When I was working at my first “real” job in the field in the mid-2000s, it was hammered in the web dev field to build tiny websites (no more than 100KB per page), only use JavaScript for special effects, and make sure everything—from images to Flash content—has a fallback so that JavaScript features progressively enhance. If there was no JavaScript, the site still works 100%, only not as fancy.

The reason for this advice was simple: in the early days of the web, everyone was limited to a dial-up Internet connection which was really slow. Shoot, it took a few minutes just to connect to the Internet, let alone access a website. Hit the “Connect” button and go make some coffee or grab a smoke because it is literally going to take a few minutes. So, in that sense, it’s perfectly reasonable that the key principles of building a good website in the mid-2000s involved making the site small with solid fallbacks for content.

I miss those days a lot. In my opinion, those constraints made the web better. But, as time wears on and the service provider technology continues to improve in the U.S. with broadband (and eventually fiber), the constraints are no longer viewed as an issue anymore.

Today, the rules of web development are completely different. It’s more about the developer experience and less about the user experience: build processes, deciding which framework and tech stack is used, and figuring out where the site lands in Google search results. Sadly, gatekeeping (i.e. you’re not a real “x” if you don’t “y”) and framework battles have replaced the “how to make this cool thing without JavaScript” conversations. I really don’t pay attention to this stuff because, at the end of the day, it all renders down to HTML, CSS, and JavaScript in the browser; use whatever works for you.

Cartoon illustration from The Simpsons TV show showing a yellow hand holding a newspaper clipping with the headline Old Woman Yells At Cloud. A photo of the woman shows her with wild gray hair and a raised right fist as she holds two nervous-looking cats.

Source: @aexm

What does bother me, though, is the fact that huge sites that require JavaScript just to use have become the accepted norm. Current stats show websites are weighing in at an average of—big gulp—2MB per page?! And, if you do not have JavaScript enabled, be prepared for the blizzard (that’s what I call sites that only display a white screen).

JavaScript has become a third pillar of the web. I know JavaScript is super useful, so why am I picking on it? I’m picking on the fact that a lot of sites can’t even load if the JavaScript is not there. Since when did loading HTML and CSS rely on JavaScript?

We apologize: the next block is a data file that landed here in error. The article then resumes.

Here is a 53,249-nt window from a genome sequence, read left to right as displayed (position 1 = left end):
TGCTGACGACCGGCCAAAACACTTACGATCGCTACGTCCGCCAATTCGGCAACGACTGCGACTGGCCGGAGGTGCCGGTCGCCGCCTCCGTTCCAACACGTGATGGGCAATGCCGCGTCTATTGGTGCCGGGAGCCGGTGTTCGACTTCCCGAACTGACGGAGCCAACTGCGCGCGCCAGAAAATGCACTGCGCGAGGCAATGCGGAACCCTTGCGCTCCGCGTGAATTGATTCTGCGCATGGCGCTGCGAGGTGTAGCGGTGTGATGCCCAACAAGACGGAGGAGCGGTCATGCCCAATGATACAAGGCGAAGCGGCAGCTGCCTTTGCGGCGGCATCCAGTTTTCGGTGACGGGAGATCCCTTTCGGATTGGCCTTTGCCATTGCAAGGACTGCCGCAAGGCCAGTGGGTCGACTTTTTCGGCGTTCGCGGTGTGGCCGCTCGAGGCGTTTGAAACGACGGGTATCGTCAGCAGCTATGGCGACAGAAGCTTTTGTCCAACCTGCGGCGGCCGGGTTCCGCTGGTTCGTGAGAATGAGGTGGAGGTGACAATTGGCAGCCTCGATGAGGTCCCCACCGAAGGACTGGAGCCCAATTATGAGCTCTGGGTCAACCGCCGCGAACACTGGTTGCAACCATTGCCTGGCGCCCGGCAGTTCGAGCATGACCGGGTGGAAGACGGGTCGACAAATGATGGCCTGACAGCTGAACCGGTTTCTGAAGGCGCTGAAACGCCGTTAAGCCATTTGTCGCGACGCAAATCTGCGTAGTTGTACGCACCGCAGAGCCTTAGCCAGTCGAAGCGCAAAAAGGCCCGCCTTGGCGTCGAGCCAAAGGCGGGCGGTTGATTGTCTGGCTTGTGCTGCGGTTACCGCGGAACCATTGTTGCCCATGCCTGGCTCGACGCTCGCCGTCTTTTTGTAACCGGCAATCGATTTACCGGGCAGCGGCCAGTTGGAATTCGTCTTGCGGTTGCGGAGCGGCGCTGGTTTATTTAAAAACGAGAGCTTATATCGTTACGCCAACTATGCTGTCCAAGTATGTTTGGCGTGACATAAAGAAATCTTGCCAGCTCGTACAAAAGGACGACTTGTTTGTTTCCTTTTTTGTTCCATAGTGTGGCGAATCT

I recently moved to a rural area on the outskirts of a major city, and I’m reminded of those early web dev days because, once again, I have a horrible Internet connection on my mobile device. The broadband connection is okay, but when I’m outside or the power goes out, I’m left with the same old slow experience of the dial-up days. When I’m browsing the web on my mobile device, I live for Reader Mode and I have to turn off things like JavaScript (and most images, compliments of JavaScript lazy loading) because it is too much to download and run. But, just by switching off JavaScript, a lot of sites won’t even load. The white screen of death is not the result of my phone dying; it’s my access to the Internet. And this white screen appears on site after site, hence the blizzard.

Six screenshots of webpages on a mobile device in a three-by-two grid. All of the screens either show blank content or a notice asking users to enable JavaScript to view the website.

My all-too-familiar experience browsing the web on a mobile device.

For the most part, I can get by using my WiFi in the house to do necessary Internet things, like working, shopping, and paying bills. But, late this summer, my electricity went out. So, I went to the electric company’s website on my mobile device to see when service might be back on because the entire house runs on electricity and I need to know if we need to make arrangements for things, like food and water. But, the electric company’s mobile website is large (3MB transferred and 8.6MB in resources — ouch) and won’t load (even with JavaScript enabled).

Angry, I went to Twitter and posted my outrage.

I got some pretty awesome responses showing me that some sites actually do handle constraints really well, like traintimes.org.uk and the text-only version of NPR. YES! Why don’t they provide a text-only version of the outage page so when people actually need that page of the site, they can use it even when the conditions are the worst?

My power-outage scenario is a one-off type of situation, but there are people across the U.S. and the entire world who live with unreliable Internet because there is no other option available to them. NPR published an article covering the struggles of trying to teach students during the pandemic in areas where communities have unreliable Internet and it’s hard to believe that this is the current state of Internet availability in any part of the U.S. But, the fact remains that it is.

It’s clear a lot of people would benefit from the constraints of the early days of web development. The beauty of websites built before broadband networks were available (like the infamous Space Jam site from 1996) is that they can load on any kind of device from anywhere under almost any circumstances because they were built with these constraints in mind. Hopefully, all developers start employing an adaptive loading strategy that provide solutions for users on slow networks or low-end devices.

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